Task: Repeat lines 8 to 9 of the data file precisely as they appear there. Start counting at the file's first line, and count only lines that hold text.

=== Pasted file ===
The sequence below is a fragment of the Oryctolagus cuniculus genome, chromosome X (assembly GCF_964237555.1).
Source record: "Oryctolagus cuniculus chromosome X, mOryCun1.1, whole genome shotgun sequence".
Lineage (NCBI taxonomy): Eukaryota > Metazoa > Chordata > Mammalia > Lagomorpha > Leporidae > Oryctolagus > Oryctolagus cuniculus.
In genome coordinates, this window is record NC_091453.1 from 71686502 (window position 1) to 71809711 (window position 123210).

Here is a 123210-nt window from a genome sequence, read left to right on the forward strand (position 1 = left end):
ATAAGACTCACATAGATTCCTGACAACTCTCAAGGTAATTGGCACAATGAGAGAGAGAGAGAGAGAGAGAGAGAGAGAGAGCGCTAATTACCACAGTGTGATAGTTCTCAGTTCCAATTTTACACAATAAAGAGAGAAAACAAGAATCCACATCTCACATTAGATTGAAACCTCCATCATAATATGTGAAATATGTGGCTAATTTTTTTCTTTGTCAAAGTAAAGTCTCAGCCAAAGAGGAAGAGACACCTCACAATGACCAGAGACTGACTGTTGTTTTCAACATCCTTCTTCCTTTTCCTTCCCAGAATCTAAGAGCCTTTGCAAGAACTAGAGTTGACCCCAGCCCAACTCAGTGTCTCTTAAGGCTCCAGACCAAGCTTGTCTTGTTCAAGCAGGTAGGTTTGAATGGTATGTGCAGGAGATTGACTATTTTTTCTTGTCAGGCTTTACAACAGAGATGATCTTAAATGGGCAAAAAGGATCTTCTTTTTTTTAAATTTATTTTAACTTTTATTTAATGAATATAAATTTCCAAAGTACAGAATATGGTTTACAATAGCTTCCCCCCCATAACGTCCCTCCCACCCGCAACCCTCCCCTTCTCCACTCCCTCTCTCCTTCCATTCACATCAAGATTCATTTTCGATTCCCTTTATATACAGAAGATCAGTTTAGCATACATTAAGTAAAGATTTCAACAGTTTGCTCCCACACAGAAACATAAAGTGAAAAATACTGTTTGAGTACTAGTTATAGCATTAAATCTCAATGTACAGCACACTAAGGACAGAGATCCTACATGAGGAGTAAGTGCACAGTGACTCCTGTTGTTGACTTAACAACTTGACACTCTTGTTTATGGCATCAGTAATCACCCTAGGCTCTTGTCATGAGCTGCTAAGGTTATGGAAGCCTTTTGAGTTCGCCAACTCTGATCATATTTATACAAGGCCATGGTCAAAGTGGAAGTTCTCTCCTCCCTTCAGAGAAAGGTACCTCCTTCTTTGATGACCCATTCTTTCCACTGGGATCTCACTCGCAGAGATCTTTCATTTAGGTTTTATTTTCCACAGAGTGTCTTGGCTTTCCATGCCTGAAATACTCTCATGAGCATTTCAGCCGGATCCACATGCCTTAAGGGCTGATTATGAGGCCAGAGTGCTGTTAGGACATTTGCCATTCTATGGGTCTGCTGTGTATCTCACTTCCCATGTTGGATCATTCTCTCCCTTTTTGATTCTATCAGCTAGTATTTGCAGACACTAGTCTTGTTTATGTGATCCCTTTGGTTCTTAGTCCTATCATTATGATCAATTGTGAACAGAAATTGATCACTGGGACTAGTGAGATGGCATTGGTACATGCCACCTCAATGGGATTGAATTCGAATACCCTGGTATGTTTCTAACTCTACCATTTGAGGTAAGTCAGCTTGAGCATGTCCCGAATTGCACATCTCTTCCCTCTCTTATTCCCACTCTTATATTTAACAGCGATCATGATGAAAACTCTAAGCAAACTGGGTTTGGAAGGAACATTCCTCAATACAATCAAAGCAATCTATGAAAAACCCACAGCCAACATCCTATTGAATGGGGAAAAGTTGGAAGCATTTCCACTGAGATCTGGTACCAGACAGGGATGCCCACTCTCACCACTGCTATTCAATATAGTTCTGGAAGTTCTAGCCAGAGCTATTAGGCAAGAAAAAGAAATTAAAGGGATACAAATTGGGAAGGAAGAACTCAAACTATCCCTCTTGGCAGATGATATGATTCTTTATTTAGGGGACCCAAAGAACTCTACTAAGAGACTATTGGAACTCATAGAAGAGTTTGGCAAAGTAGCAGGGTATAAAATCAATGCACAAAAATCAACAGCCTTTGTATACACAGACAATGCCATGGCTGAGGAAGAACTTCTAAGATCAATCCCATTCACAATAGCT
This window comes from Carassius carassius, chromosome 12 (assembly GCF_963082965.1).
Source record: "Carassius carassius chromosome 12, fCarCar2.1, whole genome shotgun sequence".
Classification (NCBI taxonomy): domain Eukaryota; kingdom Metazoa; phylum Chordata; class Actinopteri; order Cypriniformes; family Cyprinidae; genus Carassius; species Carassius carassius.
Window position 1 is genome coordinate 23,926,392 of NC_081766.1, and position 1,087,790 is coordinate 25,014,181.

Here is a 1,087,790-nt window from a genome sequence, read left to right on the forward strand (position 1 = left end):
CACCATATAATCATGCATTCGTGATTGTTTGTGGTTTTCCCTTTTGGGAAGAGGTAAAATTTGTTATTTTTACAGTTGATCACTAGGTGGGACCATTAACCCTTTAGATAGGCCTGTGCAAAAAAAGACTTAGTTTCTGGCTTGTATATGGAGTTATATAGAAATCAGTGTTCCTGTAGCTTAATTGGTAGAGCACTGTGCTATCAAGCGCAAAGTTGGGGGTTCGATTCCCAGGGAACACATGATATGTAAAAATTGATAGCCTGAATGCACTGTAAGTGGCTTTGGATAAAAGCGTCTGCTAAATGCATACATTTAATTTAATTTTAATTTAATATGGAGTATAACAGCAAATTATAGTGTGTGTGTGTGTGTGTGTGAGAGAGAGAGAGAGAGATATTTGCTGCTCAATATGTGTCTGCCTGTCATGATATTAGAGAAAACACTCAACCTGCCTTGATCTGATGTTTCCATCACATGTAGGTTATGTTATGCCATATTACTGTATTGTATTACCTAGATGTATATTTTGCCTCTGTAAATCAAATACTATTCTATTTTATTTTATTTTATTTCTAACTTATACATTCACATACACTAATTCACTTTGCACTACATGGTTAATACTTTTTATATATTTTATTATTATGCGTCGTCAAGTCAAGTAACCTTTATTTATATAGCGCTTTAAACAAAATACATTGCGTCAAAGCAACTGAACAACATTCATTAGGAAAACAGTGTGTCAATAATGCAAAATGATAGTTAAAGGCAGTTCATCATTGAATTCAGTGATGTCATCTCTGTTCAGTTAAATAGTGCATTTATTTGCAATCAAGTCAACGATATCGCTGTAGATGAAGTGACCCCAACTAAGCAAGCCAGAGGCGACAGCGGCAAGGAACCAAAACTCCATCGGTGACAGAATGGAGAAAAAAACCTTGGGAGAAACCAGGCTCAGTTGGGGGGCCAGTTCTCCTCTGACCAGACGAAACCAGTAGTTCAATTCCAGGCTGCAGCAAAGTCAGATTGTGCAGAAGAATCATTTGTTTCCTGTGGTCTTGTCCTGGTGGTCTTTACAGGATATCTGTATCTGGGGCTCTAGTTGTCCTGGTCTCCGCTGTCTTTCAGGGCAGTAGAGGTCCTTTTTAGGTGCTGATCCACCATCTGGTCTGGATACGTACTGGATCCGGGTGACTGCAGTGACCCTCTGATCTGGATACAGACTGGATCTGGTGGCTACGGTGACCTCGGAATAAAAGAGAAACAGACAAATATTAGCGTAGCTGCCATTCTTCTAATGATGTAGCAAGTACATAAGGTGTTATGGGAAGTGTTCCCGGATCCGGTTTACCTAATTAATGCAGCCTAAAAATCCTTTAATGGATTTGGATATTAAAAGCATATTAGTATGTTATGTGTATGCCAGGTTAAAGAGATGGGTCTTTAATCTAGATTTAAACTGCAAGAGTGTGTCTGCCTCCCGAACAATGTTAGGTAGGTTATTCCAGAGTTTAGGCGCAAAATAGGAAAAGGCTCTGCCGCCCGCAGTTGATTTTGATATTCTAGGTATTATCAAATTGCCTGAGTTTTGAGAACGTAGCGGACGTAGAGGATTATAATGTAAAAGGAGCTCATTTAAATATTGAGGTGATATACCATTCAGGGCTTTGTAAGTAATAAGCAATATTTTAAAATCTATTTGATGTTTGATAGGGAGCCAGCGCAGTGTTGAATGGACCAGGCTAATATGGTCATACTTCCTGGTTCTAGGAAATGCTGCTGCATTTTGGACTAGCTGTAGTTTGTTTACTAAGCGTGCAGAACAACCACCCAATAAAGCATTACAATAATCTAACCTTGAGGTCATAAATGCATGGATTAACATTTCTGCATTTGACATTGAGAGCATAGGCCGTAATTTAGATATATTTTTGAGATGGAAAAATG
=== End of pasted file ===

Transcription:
Source record: "Carassius carassius chromosome 12, fCarCar2.1, whole genome shotgun sequence".
Classification (NCBI taxonomy): domain Eukaryota; kingdom Metazoa; phylum Chordata; class Actinopteri; order Cypriniformes; family Cyprinidae; genus Carassius; species Carassius carassius.